- As questions persist over the exact origin of the novel coronavirus outbreak, newly-reported diplomatic cables show that US officials sounded the alarm about possible safety breaches at a Wuhan lab.
- The diplomats and scientists were particularly worried about the biosafety of the lab’s research on coronaviruses in animals like bats as early as January 2018.
- They specifically warned that sloppy safety protocols surrounding the handling of contagious viruses in the lab “represented a risk of a new SARS-like pandemic.”
- While there is no evidence to suggest that the virus was deliberately created in a lab as a bioweapon, the diplomatic cables shine more light on the theory that the virus leaked out of a lab by accident.
- Visit Business Insider’s homepage for more stories.
As questions persist over the exact origin of the novel coronavirus outbreak, newly reported diplomatic cables show that US officials sounded the alarm about possible safety breaches at a Wuhan lab studying coronaviruses in animals.
In the cables, obtained by Washington Post national security columnist Josh Rogin, US officials raised concerns about safety issues at the Wuhan Institute of Virology in 2018, two years before the novel coronavirus outbreak.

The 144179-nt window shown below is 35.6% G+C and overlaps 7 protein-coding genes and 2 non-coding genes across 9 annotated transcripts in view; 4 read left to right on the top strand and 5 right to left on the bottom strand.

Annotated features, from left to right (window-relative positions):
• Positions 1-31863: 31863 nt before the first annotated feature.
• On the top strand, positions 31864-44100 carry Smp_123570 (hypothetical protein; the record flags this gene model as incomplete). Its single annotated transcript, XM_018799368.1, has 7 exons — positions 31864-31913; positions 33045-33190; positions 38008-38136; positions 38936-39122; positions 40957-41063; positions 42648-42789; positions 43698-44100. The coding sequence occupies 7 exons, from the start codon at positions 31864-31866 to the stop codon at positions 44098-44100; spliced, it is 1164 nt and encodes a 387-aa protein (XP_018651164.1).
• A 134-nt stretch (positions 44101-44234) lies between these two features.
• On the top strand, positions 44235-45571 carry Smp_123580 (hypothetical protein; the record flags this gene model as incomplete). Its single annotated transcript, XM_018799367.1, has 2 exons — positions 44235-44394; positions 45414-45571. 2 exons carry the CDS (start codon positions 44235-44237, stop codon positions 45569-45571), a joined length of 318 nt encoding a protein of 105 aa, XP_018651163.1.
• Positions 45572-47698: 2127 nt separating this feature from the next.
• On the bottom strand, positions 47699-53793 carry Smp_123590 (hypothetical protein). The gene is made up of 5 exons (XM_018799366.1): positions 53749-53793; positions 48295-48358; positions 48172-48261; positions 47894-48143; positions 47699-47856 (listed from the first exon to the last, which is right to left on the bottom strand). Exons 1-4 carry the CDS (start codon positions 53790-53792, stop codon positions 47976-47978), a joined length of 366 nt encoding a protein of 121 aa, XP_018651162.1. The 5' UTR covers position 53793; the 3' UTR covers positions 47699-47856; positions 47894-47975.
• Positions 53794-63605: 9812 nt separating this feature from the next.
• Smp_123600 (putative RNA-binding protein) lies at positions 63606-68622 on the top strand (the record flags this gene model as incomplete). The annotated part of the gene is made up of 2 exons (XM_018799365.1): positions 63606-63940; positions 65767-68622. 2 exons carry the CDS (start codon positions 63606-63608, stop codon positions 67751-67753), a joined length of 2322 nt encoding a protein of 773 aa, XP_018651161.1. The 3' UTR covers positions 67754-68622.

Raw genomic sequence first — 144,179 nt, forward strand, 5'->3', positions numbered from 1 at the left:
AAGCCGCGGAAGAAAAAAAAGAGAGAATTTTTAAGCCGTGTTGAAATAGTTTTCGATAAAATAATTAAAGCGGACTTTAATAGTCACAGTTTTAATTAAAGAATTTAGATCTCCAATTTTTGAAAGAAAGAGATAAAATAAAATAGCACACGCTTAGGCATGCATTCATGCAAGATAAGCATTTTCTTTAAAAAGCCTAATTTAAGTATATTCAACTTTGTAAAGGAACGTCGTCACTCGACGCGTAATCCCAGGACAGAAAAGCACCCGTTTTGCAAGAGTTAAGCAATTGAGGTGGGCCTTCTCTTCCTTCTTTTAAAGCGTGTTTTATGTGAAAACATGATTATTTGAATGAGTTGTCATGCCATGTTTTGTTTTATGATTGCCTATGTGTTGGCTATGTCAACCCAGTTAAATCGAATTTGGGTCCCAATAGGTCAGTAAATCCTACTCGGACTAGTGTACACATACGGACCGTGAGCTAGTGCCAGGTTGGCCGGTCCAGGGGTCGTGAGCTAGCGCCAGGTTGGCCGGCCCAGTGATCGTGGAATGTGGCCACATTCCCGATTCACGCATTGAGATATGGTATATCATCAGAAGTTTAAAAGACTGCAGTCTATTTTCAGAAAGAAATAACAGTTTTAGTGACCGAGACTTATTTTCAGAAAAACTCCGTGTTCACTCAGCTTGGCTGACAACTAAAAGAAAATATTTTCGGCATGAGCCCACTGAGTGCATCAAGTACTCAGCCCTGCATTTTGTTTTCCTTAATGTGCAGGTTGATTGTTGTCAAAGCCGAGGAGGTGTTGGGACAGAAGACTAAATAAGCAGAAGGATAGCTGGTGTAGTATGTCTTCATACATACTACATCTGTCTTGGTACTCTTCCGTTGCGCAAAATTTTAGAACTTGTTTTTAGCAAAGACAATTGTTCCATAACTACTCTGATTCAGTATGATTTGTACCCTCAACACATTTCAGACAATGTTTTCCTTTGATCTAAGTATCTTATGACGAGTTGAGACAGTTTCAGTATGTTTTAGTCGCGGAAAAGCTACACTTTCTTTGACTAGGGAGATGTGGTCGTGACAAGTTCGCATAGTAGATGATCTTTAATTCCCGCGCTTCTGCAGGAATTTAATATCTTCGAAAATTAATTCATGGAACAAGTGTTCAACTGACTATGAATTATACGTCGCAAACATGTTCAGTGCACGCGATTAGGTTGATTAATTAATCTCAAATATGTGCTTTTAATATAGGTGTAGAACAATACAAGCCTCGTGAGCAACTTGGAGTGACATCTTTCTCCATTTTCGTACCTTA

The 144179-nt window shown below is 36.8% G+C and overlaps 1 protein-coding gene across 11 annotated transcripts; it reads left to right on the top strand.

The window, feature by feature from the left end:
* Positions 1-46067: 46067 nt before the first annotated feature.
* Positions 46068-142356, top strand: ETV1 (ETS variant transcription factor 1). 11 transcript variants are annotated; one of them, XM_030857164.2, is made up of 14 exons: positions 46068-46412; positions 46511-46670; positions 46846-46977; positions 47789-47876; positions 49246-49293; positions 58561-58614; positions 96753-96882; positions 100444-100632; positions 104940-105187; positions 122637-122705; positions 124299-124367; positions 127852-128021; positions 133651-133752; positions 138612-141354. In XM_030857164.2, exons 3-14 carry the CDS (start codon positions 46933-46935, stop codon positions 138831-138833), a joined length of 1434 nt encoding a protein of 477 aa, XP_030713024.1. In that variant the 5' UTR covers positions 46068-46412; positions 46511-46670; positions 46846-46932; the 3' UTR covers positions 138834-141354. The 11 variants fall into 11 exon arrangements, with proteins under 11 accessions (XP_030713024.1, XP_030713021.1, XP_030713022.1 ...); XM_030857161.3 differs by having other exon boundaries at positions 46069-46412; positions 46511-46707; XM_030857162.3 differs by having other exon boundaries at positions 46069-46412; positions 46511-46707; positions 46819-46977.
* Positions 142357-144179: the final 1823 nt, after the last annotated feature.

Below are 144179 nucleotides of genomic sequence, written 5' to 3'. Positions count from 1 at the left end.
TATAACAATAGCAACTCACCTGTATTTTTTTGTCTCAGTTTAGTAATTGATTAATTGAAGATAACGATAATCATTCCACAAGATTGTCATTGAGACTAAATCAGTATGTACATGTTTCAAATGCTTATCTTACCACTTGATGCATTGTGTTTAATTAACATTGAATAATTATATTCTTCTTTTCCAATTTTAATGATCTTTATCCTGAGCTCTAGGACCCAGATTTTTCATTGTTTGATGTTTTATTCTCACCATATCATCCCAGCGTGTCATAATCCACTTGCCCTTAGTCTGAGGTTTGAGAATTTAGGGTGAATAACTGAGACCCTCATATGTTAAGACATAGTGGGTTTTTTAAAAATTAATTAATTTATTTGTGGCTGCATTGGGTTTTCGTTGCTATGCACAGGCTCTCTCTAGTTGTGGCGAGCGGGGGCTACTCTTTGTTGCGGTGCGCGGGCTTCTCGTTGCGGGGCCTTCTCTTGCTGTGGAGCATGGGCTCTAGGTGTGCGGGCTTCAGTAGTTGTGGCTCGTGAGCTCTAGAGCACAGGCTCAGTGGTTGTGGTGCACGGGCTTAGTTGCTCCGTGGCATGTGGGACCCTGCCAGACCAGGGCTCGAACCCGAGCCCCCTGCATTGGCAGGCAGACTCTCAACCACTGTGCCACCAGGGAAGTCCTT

The lab, which holds a level four biosafety research certification, the highest possible rating, was conducting research on coronaviruses in bats.
After multiple visits to the lab from a US diplomat in Wuhan and a science diplomat at the US Embassy in Beijing in early 2018, the officials were concerned about safety issues with the lab’s research, they sent two “sensitive but unclassified” cables back to Washington, DC sounding the alarm and asking for assistance to help the lab tighten its safety protocols.
“During interactions with scientists at the WIV laboratory, they noted the new lab has a serious shortage of appropriately trained technicians and investigators needed to safely operate this high-containment laboratory,” said a cable dated from January 19, 2018, according to the Post.
The diplomats and scientists were particularly worried about the biosafety of the lab’s research on coronaviruses in animals like bats, and warned that sloppy safety protocols surrounding the handling of contagious viruses in the lab “represented a risk of a new SARS-like pandemic.”
To be clear, the novel coronavirus is transmitted from animals to humans, and there is no evidence to suggest that the virus was deliberately created in a lab as a bioweapon. But the newly-reported diplomatic cables shine new light on the theory that the virus may have leaked out of the lab by accident or through biowaste, infecting the surrounding population.
Like the outbreak of severe acute respiratory syndrome (SARS) that originated in southern China in 2002, the novel coronavirus (scientifically termed 2019-nCoV) began with animal-to-human transmission.